Buddha and the Quantum: Hearing the voice of every cell
- Dates: : 6/27 – 7/1
- Presenter: : Samuel Avery
- Program: : P2-12
- Program Fee: : $100
Mind and body are the great divide of human experience. They appear separated by an existential architecture that divides subject from object, spirit from world, and religion from science. But they are not separate. A single primordial reality unites what we see both in the soul and in the physical world: the quantum. Over two thousand years ago the Buddha discovered the quantum deep inside the human mind (though he did not, of course, call it by that name), and a hundred years ago Max Planck discovered the same fundamental reality at the limits of the dimensional world.
I show in my book Buddha and the Quantum that we do not immediately see the connection between these discoveries because we assume, without basis, that space-time is more fundamental than consciousness; that it exists outside of consciousness; and that everything “real” is in it. Meditation and modern science are overturning these assumptions. I demonstrate in my workshop how to experience the quantum directly, and how it becomes the building block of both mental and physical experience. Knowledge of meditation or physics is helpful in understanding what I have to say, but by no means required.
- 2011 Science and Nonduality conference, San Rafael, CA – Physics Without Matter
- 2011 Harbin Hot Springs – Buddha and the Quantum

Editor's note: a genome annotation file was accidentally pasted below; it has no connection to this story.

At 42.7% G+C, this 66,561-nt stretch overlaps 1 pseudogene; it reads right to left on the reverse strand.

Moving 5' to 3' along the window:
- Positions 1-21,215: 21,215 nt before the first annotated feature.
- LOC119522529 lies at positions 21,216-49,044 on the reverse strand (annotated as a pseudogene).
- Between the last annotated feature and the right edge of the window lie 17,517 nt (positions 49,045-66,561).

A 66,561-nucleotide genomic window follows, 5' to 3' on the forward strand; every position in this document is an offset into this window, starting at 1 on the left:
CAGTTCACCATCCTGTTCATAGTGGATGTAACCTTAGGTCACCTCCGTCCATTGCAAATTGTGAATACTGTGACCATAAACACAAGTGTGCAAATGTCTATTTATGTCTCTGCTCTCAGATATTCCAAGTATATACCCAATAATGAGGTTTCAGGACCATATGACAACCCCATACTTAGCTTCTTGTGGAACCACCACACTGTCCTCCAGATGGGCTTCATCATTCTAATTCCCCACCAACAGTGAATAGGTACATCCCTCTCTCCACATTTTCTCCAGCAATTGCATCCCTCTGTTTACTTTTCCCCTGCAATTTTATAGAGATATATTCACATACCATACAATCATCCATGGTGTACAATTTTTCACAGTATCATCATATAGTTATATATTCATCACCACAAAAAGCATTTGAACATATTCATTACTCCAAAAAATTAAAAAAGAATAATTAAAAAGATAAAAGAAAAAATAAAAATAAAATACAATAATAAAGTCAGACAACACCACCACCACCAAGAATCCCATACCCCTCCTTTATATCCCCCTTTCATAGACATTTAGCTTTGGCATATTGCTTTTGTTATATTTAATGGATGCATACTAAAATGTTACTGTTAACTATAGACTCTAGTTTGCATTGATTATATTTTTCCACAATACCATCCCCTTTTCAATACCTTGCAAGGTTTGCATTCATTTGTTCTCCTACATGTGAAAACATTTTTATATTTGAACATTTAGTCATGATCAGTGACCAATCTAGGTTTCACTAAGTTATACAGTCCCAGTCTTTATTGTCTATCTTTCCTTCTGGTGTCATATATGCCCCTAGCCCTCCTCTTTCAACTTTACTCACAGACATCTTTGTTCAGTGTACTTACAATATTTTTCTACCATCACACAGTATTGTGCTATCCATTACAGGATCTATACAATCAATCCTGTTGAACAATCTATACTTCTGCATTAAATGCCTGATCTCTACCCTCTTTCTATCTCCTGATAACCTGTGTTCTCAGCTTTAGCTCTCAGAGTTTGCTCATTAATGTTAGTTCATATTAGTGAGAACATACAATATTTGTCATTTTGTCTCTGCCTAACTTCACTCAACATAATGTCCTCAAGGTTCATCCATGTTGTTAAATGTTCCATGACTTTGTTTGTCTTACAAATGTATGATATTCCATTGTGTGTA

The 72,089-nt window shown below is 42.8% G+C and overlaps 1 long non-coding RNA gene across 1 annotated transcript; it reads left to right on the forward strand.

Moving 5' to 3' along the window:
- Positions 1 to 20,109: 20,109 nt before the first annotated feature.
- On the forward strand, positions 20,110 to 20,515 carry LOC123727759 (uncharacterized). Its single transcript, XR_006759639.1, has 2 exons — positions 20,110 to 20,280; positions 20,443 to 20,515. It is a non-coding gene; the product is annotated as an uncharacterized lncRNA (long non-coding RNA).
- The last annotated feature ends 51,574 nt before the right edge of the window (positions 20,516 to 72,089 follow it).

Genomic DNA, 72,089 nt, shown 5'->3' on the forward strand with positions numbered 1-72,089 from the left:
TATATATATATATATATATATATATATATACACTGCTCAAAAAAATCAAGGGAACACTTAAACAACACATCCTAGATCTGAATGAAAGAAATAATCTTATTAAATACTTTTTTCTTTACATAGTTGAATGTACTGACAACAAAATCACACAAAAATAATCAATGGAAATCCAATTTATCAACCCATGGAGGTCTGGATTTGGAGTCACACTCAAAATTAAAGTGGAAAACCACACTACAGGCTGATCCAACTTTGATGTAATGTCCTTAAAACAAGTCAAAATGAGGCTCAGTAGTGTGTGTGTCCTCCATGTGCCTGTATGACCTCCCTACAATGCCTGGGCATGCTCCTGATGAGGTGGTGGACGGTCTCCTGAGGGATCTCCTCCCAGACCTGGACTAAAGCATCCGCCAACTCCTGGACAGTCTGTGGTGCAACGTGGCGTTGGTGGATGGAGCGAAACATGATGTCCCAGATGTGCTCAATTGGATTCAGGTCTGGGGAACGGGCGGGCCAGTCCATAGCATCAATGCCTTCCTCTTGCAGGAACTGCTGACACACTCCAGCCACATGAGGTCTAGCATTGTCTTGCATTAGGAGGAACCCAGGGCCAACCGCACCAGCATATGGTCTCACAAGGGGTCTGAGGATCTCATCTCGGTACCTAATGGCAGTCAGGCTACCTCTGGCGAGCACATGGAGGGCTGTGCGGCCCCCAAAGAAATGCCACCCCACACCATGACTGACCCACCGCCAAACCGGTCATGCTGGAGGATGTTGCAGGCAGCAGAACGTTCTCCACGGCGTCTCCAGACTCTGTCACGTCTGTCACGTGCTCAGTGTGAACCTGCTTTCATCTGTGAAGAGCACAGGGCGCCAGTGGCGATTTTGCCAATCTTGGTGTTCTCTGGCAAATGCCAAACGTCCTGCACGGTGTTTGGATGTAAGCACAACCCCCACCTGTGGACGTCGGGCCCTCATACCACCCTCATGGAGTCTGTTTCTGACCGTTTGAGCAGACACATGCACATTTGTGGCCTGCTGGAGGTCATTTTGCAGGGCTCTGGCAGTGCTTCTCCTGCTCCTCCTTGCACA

- Elizabethtown Community College, an extension of the University of Kentucky – history classes
Samuel Avery holds a bachelor’s degree in religion as well as a master’s degree. He has taught university level courses and has practiced meditation daily for forty-one years.
Samuel has written a series of articles and books on the relationship of physics and consciousness to each other, including the books Transcendence of the Western Mind and The Dimensional Structure of Consciousness. Since 1973 he has lived with his wife on a small farm on the banks of the Nolin River in central Kentucky. He has wandered to Europe, Russia, South America, Africa, and the Caribbean, but always found his way back to the farm. When not writing, he is usually outside, walking, planting, building, gathering firewood, or sitting quietly. In the summer the deer reach over the fence to nibble apple branches. In the fall, the leaves dry and rustle through the open barn door. When it rains, he sits under the porch roof.